With UK gilt rates at all-time lows, investors may be hesitant to purchase government bonds. Are you willing to take on greater risk in exchange for a higher return? If this is the case, corporate bonds may be worth examining.
Corporate bonds are essentially debt issued by businesses to support their activities. Investors purchase these IOUs and earn a return on their investment. Their risk is higher than that of government debt, but this should be offset by a higher yield. If you are new to the field, it may be difficult to choose individual firm bonds to invest in, thus we have chosen three active funds that invest in numerous bonds at once. If you wish to tap into this realm, here are several highly regarded Morningstar alternatives to consider:
Bronze Royal London Corporate Bonds
The £1.4 billion Royal London Corporate Bond, managed by fixed-income veteran Jonathan Platt since 1999, is a well-diversified fund with between 250 and 350 holdings to minimise ‘idiosyncratic issuer risk.’ This implies that Platt avoids putting all of his eggs in one basket since one of them may fail and be unable to fulfil its obligation.
Morningstar analyst Evangelia Gkeka rates the fund as Bronze. “Since inception, the strategy has beaten its Morningstar Category rivals in absolute and risk-adjusted terms, but it has somewhat underperformed its benchmark,” she writes.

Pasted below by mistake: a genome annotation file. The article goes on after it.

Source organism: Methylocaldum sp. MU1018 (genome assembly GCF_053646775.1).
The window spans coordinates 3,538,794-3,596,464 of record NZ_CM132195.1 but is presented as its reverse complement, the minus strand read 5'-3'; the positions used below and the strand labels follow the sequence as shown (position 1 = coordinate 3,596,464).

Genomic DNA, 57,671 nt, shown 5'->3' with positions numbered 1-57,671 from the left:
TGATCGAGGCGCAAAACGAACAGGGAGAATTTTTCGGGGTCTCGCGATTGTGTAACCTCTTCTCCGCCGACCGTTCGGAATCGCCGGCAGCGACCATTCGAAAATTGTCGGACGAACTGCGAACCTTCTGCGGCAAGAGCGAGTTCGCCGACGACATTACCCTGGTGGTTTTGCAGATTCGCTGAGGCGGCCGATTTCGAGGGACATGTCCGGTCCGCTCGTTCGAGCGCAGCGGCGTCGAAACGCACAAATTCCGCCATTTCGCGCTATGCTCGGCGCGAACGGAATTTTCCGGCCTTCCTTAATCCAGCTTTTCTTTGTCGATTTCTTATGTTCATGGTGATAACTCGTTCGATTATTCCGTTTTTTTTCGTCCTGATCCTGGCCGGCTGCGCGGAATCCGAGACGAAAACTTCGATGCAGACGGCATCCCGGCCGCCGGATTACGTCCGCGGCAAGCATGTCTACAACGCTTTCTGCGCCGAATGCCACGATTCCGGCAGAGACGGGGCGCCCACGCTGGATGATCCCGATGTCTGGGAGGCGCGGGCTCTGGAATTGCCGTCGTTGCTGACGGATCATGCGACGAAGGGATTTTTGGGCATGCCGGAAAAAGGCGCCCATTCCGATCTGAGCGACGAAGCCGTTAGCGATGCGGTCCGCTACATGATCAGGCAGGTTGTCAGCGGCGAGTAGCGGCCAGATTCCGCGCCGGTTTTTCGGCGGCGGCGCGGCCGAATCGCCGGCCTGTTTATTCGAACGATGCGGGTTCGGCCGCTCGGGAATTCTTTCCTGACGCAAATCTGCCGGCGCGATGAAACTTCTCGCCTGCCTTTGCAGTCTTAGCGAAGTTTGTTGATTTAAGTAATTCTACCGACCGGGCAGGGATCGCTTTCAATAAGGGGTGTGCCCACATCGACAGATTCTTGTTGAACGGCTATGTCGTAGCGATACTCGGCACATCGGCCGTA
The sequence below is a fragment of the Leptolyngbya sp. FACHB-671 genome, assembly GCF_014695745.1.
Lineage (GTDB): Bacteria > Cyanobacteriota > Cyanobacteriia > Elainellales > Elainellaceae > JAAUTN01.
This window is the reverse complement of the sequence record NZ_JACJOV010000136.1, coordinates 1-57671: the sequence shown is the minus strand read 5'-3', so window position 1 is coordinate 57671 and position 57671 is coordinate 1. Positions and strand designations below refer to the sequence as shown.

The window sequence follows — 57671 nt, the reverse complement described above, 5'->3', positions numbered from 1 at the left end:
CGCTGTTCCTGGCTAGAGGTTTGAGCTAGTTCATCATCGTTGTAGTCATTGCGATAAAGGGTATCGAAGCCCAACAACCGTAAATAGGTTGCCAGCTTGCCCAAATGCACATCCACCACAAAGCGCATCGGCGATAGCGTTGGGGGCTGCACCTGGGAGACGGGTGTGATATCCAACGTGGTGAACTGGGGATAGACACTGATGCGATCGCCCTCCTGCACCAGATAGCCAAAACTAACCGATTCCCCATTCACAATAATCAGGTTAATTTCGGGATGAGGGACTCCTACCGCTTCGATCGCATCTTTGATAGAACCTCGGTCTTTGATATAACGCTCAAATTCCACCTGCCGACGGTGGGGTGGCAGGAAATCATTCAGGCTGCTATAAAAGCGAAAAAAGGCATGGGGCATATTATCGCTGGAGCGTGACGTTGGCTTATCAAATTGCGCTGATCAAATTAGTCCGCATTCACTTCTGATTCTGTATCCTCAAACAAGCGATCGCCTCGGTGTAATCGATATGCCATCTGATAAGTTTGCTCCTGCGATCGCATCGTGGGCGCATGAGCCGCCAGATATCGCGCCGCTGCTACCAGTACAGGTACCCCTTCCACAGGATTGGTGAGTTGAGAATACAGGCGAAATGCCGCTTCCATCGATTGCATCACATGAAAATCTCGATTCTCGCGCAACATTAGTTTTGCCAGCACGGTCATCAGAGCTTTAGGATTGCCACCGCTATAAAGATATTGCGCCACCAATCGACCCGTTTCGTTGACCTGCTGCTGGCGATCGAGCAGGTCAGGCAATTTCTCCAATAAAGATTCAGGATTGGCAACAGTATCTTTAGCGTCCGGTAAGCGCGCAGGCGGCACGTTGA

The portfolio is divided into two parts: credit-agency-rated “high-profile” bonds (at least 80%) and under-researched “low-profile” bonds, which provide a greater return since they are more susceptible to mispricing. “These include off-benchmark exposures such as unrated, high-yield, and non-GBP bonds, which must have strong covenants and/or a securitized structure to be evaluated,” Gkeka notes.
The fund favours secured bonds from industries such as social housing, investment trusts, and structured securities. It offers a 12-month yield of 3.53% and a 10-year annualised return of more than 6%.
Silver BlackRock Corporate Bond
“Flexibility with a risk-adjusted focus makes this an appealing alternative for sterling corporate bond investors,” says Morning analyst Louise Babin of the BlackRock Corporate Bond fund, which has a Silver rating.
The fund, which has been managed by Ben Edwards since 2015, takes a flexible approach to invest. Indeed, its portfolio creation is not limited by its benchmark, the ICE BofAML Sterling Corporate & Collateralised Index, which has resulted in excellent outcomes from May 2012 to July 2019. Over the last five years, the fund has returned an annualised 5.5% and has a 12-month yield of 2.45%.